People


I learned of the Milgram Experiment (https://youtu.be/nexpwnwonRc) in my Research Methods class, and I revisit that learning to this day. Coming out of WWII, the experiment was set up to research obedience. It has been performed many times since, and the outcome continues to be the same. Somewhere around 50% of followers will abdicate responsibility for their actions to authority willing to take that responsibility from them. Why? This remains a question, and one I continue to ponder, along with whether humanity might be able to evolve from it.

Where it made sense, much of my writing through that same education referred to what I call personal or self-leadership. There are many attributes we look for in effective leaders that are important for effective leaders and followers alike:

  • Responsibility
  • Accountability
  • Self-Awareness/Self-Agency
  • Integrity
  • Effective Communication/Feedback

There are others, certainly, but these are a good representation. And, when followers possess these traits, we are better able to hold our leaders accountable, as noted 25 years ago by Ira Chaleff in Courageous Followership: Standing Up to and for Our Leaders. In it, he defines Courageous Followership as follows:

Any organization is a triad consisting of leaders and followers joined in a common purpose. The purpose is the atomic glue that binds us. It gives meaning to our activities. Followers and leaders both orbit around the purpose; followers do not orbit around the leader. Courageous Followership recognizes that to be effective at almost every level of an organization, individuals need to play both the leader and follower role adeptly.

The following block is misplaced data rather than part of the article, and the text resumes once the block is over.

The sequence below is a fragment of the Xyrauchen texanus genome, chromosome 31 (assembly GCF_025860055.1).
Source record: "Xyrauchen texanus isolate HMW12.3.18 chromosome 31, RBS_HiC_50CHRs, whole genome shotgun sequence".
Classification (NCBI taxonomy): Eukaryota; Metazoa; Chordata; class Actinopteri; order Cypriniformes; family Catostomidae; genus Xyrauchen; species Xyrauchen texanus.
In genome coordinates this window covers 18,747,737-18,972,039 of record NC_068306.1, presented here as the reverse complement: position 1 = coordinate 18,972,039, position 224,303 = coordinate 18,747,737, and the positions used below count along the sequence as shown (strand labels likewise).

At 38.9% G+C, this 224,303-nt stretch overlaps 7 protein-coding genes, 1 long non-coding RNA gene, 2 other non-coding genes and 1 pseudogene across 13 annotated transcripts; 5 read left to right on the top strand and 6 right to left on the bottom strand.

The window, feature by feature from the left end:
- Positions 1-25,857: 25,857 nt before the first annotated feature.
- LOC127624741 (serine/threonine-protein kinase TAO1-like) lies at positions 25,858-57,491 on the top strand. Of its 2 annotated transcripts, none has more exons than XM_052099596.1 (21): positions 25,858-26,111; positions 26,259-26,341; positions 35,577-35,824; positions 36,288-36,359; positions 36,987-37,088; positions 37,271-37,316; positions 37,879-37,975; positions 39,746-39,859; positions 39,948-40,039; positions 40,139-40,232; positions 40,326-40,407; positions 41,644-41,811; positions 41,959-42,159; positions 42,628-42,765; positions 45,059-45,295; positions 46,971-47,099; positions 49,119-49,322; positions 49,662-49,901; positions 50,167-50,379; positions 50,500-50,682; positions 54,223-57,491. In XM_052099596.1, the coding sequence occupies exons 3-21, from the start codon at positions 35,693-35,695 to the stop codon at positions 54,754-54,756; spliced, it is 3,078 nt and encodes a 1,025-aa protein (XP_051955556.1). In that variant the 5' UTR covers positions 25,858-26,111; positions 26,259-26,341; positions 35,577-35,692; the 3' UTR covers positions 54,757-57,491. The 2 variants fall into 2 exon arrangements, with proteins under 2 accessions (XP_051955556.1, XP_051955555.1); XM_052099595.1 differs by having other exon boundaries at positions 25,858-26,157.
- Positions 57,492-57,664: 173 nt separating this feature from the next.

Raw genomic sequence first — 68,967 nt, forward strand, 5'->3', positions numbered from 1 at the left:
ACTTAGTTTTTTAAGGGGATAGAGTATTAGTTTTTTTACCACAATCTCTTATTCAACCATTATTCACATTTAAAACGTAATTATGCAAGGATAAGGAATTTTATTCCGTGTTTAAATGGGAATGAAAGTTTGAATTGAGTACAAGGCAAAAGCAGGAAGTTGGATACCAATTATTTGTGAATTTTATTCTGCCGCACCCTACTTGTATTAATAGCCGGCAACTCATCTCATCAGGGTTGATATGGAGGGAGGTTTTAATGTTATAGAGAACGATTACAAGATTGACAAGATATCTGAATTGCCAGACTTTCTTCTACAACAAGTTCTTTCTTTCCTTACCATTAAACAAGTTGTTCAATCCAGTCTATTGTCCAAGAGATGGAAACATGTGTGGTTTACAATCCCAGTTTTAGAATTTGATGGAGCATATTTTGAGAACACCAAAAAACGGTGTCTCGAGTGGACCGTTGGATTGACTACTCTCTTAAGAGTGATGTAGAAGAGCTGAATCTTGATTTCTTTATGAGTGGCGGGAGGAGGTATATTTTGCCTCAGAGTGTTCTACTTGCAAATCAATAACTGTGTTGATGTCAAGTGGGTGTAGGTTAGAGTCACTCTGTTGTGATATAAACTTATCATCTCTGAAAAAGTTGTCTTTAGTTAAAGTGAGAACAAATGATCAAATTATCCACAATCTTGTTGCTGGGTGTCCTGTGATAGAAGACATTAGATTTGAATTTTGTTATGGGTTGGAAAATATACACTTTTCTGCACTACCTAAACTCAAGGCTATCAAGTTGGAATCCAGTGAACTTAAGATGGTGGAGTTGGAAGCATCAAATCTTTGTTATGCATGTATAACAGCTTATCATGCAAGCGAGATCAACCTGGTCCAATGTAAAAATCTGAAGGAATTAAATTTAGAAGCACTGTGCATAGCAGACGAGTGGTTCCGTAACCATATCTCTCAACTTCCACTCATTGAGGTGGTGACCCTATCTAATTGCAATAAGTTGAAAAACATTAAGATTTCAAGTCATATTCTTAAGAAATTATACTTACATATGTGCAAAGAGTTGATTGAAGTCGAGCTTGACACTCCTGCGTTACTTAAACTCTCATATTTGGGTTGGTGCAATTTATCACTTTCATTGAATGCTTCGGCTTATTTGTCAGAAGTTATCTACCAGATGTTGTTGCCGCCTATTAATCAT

Further, Ira discusses Five Dimensions of Courageous Followership:

  • To Serve
  • To Challenge
  • To Participate in Transformation
  • To Take Moral Action
  • To Speak to Hierarchy

And, how well these concepts align with the self-leadership attributes listed previously:

  • To Serve requires taking Responsibility
  • To Challenge requires an understanding and practice of Accountability of both self and others
  • To Participate in Transformation requires Self-Awareness which leads to the Self-Agency to choose to change
  • To Take Moral Action requires Integrity to Purpose
  • To Speak to the Hierarchy requires effective skill in Communication and providing Feedback

With unemployment trending low for the foreseeable future and many employees seeking new opportunities to better fulfill a need for agency and autonomy to manage our lives across work, family and personal needs, it behooves us as a society to recognize that supporting an evolution to better followership through personal growth opportunities is in our best interest. In so doing, we develop better followers who in turn can better hold leaders accountable to purpose, whether organizational or societal.

As Leaders, we do well to develop and leverage Courageous Followership within our organizations to attract talent as well as define and remain true to organizational purpose. Developed followers could also better contribute to fluid leadership situations like self-managed and -directed teams. Whether stepping into fluid leadership or holding leaders to purpose, better followers make better leaders.